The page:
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Five Mechanisms of Manipulation by Bacterial Effectors: A Ubiquitous Theme

  • David M. Anderson,

    Affiliations Department of Microbiology and Molecular Genetics, Medical College of Wisconsin, Milwaukee, Wisconsin, United States of America, Center for Infectious Disease Research, Medical College of Wisconsin, Milwaukee, Wisconsin, United States of America

  • Dara W. Frank

    Affiliations Department of Microbiology and Molecular Genetics, Medical College of Wisconsin, Milwaukee, Wisconsin, United States of America, Center for Infectious Disease Research, Medical College of Wisconsin, Milwaukee, Wisconsin, United States of America

Ubiquitin, a highly conserved polypeptide of 76 amino acids, participates in a vast range of eukaryotic cell processes through its role as a reversible post-translational modifier (see review [1], Figure 1A). Such extensive utilization of a single protein within a host cell lends itself to be an ideal target for microbial manipulation. Host-pathogen co-evolution has endowed present-day pathogens with an ever-expanding repertoire of proteins that function to modulate this system. The majority of these proteins are effectors of type III secretion (T3S) or type IV secretion (T4S) pathways, which are major virulence determinants of many Gram-negative pathogens [2], [3]. This review is focused on five distinct mechanisms in which secreted bacterial effector proteins exploit the host ubiquitylation system (Figure 2).

Figure 1. The three classes of host enzymes (E1, purple; E2, red; E3, yellow) involved in ubiquitin modification of target host proteins.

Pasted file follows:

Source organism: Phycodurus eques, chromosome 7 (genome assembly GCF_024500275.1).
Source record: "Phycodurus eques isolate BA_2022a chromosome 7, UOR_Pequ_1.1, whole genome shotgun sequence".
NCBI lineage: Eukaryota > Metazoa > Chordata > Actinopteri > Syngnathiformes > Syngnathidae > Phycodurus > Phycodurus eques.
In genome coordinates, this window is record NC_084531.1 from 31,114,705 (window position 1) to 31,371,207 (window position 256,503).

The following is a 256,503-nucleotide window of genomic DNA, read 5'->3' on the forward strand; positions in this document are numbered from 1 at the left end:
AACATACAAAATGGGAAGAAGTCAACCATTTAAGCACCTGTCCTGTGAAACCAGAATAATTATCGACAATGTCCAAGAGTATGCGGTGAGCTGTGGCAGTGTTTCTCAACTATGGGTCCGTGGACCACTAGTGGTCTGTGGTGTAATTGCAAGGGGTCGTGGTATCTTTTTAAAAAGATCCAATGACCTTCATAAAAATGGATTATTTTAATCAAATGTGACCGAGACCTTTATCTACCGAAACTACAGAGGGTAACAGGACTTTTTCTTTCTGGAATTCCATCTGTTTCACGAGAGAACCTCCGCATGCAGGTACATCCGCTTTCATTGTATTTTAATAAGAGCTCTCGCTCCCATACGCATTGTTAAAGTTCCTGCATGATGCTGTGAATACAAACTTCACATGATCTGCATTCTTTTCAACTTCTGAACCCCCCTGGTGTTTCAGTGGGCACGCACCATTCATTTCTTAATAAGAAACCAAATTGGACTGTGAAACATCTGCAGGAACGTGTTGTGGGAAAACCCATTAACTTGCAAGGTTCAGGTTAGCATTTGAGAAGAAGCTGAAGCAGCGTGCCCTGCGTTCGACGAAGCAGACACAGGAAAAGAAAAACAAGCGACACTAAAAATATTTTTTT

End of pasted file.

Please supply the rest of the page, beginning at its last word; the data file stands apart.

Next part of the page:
(A) E1 (activating enzyme, purple) charges ubiquitin in an ATP-dependent manner to form an E1-ubiquitin thioester intermediate. Activated ubiquitin is then transferred to the conjugating enzyme E2 (red). Target specificity (blue) is determined by E3 ligating enzymes. Linkage to the final modified target protein is by an isopeptide linkage. Deubiquitylase enzymes (DUB, green) can remove ubiquitin for recycling. (B) The two classes of host E3 ligases are illustrated in yellow as HECT and RING. HECT enzymes have a conserved cysteine residue and participate in catalysis. RING enzymes serve as adaptor-like proteins.

Figure 2. Five distinct mechanisms in which bacterial proteins manipulate the host ubiquitin system.

Each piece of the pentagon illustrates a known mechanism for the intersection between pathogen effectors and the host ubiquitin system. Bacterial proteins utilizing each specific mechanism are listed. All bacterial effectors are depicted in yellow. Host target proteins are identified when known and labeled as (?) when unknown. E2, E2 conjugating enzyme, red; E3, E3 ligating enzyme; DUB, deubiquitylating activity, green; UB, monoubiquituin or ubiquitin chains, black ovals; NF-κB, nuclear factor kappa B; IκBα, I kappa B alpha; PLA2, phospholipase activity with A2 specificity.

E3 Ubiquitin Ligase Mimicry

One method to disrupt host cell physiology involves the injection of bacterial effectors that mimic proteins in the final step of ubiquitylation involving the E3 ligases [4]. Eukaryotic cells possess two main, functionally distinct classes of E3 ligases: RING-finger (really interesting new gene) and HECT-type (homologous to the E6-associated protein C-terminus) enzymes. RING (and related U-box) ligases act as bridging partners between E2-ubiquitin conjugates and target proteins, while HECT ligases directly participate in the chemistry of ubiquitylation (Figure 1B) [5], [6]. Bacterial effectors mimic both RING and HECT-class ligases and include a newly discovered third mechanistic class, appropriately named novel E3 ligases or NEL [7].